An old friend from my URB Magazine days and beyond unintentionally crystallized this editorial in my head. He shared an article online about 500 students enrolled at University of California, Irvine having their admission rescinded. We'll just use UC Irvine as a quicker shorthand going forward. Apparently UC Irvine took in more first year fall term applicants than they were going to have room for when it came to student housing, class sizes, and so on. Their genius solution was to target any student who made the slightest misstep in their application including not getting their high school transcript in by the July 1st deadline. In some cases the school trumped up blatantly false excuses and blamed the students just to kick them off enrollment. Many of the affected had flawless academic records and had specifically selected UC Irvine as their "dream school/first choice" and had already filed for student loans and financial aid to enable them to go to college.
This is obviously a horrible situation for all of the young men and women hurt by UC Irvine's blatant mismanagement of the situation, both in enrolling more students than they thought they could handle and in the solution they chose. If they didn't have enough housing they could have leased some temporary housing, or encouraged students to live off campus in nearby apartments, or even offered to let them enroll in online courses until the housing crisis was averted. If the issue was not having enough professors and TAs to educate all of the students, use the money from increased enrollment to hire more. If the class sizes were too big, split the class and offer additional sessions, or hold them in an amphitheater or ballroom big enough to accommodate more people. All of these things were routinely done when I was in college in the 1990's except for online classes -- the concept was so new they didn't even know what to call it. One professor I knew specialized in "long distance learning" but even then the theories about how it would be applied varied wildly, and nobody was offering entire college degrees over the internet. That would change very quickly.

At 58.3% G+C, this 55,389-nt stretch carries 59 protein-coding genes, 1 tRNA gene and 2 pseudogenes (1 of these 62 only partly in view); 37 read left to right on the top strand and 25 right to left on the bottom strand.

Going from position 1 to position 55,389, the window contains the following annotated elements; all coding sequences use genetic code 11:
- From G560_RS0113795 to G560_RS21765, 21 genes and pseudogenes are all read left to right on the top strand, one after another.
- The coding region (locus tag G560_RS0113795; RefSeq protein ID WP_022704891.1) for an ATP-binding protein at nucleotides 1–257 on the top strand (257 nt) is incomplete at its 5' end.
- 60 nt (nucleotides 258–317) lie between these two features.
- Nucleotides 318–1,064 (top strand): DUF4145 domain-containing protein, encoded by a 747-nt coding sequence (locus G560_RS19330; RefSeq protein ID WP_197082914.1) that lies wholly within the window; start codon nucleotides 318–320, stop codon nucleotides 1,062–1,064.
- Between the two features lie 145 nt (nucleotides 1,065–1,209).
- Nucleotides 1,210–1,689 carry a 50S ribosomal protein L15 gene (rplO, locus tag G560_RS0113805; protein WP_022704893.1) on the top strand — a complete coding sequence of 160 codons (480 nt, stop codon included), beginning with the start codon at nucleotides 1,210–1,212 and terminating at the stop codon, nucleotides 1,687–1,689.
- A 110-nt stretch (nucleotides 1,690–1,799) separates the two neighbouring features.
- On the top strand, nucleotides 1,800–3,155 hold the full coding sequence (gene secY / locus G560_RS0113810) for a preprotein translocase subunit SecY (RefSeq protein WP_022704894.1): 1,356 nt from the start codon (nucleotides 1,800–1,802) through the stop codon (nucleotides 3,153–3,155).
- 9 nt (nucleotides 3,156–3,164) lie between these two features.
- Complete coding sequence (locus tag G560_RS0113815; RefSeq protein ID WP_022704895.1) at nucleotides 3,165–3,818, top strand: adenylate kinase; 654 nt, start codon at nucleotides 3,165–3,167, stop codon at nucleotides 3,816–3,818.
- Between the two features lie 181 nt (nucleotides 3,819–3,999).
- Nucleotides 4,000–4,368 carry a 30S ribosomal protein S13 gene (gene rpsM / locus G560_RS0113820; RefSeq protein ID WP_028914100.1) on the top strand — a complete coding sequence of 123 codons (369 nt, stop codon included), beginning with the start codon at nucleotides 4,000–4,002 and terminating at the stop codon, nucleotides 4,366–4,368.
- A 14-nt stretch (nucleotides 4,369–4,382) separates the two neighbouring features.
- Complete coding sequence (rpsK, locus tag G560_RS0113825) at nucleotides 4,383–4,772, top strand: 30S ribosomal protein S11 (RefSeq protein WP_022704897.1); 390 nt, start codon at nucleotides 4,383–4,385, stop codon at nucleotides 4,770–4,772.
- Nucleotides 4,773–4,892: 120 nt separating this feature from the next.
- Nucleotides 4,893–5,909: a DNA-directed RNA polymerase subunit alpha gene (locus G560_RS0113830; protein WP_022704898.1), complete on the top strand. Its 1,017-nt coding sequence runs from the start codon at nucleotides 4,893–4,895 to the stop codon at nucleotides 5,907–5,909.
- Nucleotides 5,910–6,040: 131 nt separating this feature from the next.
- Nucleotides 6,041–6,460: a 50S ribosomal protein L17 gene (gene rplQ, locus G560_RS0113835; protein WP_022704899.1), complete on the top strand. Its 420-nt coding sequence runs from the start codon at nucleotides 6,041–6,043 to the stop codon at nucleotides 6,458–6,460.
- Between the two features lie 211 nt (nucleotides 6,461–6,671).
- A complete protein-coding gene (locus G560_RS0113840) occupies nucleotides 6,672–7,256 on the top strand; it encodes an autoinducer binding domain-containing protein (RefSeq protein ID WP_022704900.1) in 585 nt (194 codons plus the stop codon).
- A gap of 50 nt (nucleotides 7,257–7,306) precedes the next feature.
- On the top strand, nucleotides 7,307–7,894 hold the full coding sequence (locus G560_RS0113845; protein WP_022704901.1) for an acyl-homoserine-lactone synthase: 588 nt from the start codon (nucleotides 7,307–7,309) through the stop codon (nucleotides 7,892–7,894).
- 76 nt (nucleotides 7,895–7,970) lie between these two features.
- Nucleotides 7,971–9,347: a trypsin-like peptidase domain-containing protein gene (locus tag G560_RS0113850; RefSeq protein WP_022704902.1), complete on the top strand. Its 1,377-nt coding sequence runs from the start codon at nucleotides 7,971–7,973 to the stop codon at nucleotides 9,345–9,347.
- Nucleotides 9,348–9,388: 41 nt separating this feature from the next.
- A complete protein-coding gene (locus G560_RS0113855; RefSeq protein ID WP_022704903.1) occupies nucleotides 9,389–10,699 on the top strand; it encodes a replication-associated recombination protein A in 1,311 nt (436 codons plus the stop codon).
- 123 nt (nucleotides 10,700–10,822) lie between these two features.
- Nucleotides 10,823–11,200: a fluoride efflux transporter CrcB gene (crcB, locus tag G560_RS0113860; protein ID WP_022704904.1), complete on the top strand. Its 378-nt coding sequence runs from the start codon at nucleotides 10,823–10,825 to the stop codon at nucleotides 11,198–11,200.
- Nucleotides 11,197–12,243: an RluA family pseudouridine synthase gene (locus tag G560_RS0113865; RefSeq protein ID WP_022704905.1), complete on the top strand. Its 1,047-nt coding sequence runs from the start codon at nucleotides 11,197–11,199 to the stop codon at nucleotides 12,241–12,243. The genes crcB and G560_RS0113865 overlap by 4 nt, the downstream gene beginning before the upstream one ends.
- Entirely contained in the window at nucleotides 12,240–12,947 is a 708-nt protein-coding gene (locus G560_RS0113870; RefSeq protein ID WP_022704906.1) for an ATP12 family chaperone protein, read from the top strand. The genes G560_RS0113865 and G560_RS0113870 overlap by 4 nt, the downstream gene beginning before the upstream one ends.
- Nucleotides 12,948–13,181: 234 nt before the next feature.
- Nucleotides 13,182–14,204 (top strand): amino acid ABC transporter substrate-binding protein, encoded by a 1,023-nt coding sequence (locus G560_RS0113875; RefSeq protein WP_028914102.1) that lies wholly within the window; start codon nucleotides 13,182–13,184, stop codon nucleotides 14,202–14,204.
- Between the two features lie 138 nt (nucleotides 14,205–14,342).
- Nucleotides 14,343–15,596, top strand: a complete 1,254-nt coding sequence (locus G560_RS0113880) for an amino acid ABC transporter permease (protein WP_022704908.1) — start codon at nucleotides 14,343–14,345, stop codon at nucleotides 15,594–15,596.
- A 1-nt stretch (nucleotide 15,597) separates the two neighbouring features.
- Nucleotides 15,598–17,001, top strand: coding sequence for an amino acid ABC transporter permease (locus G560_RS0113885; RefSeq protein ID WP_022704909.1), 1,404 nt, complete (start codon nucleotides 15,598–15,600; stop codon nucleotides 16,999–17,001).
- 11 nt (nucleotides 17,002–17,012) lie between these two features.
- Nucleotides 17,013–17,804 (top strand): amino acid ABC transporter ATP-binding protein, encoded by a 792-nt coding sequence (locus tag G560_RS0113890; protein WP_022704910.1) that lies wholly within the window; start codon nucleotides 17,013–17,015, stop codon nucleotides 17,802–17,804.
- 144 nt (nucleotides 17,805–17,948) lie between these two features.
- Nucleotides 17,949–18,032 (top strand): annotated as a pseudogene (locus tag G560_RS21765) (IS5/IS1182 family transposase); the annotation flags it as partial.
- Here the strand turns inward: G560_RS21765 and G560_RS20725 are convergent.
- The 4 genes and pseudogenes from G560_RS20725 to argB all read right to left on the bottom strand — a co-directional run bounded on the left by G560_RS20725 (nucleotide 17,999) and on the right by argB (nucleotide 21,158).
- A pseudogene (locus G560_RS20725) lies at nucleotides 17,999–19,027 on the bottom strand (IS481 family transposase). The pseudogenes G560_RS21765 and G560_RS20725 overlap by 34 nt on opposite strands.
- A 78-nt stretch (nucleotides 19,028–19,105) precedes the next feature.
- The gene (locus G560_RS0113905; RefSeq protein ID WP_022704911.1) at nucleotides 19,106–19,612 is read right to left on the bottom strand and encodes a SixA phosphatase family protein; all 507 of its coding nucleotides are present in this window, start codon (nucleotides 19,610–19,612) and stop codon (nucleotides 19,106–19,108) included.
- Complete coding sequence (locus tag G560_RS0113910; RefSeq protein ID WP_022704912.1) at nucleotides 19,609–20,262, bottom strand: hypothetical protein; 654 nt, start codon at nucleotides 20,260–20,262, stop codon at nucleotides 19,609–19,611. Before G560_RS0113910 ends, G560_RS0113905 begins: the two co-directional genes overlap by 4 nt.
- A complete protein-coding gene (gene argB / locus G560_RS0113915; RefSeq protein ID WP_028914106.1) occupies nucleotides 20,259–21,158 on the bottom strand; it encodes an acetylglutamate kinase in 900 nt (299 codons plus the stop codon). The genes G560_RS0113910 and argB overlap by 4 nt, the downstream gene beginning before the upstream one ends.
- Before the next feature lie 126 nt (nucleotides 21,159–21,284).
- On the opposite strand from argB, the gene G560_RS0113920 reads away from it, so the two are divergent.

Anyway if you're asking yourself why UC Irvine wouldn't try any of these remedies and would instead resort to the extreme measure of rescinding admission for students who had already enrolled for the fall term, the answer to me is actually quite obvious but some like my aforementioned friend would suggest it throws shade on "higher learning" in general. If that's the case maybe it's about time we gave Richard Swift a call because this is something I've thought about for a long time and have never been given a better chance to articulate. For those of you on the cusp of going to college or preparing for the fall semester yourself I'm afraid I've got some bad news - COLLEGE IS A BUSINESS. Universities and colleges will gussy up what they do as "a life changing experience" and a "chance to discover who you are" but hidden beneath the flowery prose and ivy covered walls is the naked truth that you are spending tens of thousands of dollars to purchase a product and that product is a college degree. It doesn't matter whether it's a "for profit" or a "not for profit" in any way. It doesn't even matter if you got a scholarship -- that just means somebody other than you is paying for it. The school still sucks up cash like a Hoover vacuum. In turn it uses the money they rake in to pay the salaries of every person in the institution from the dean down to the janitor. Every credit hour you pay for quite literally keeps the lights on for everyone involved. Rescinding admissions keeps the profit margins higher. It's that simple.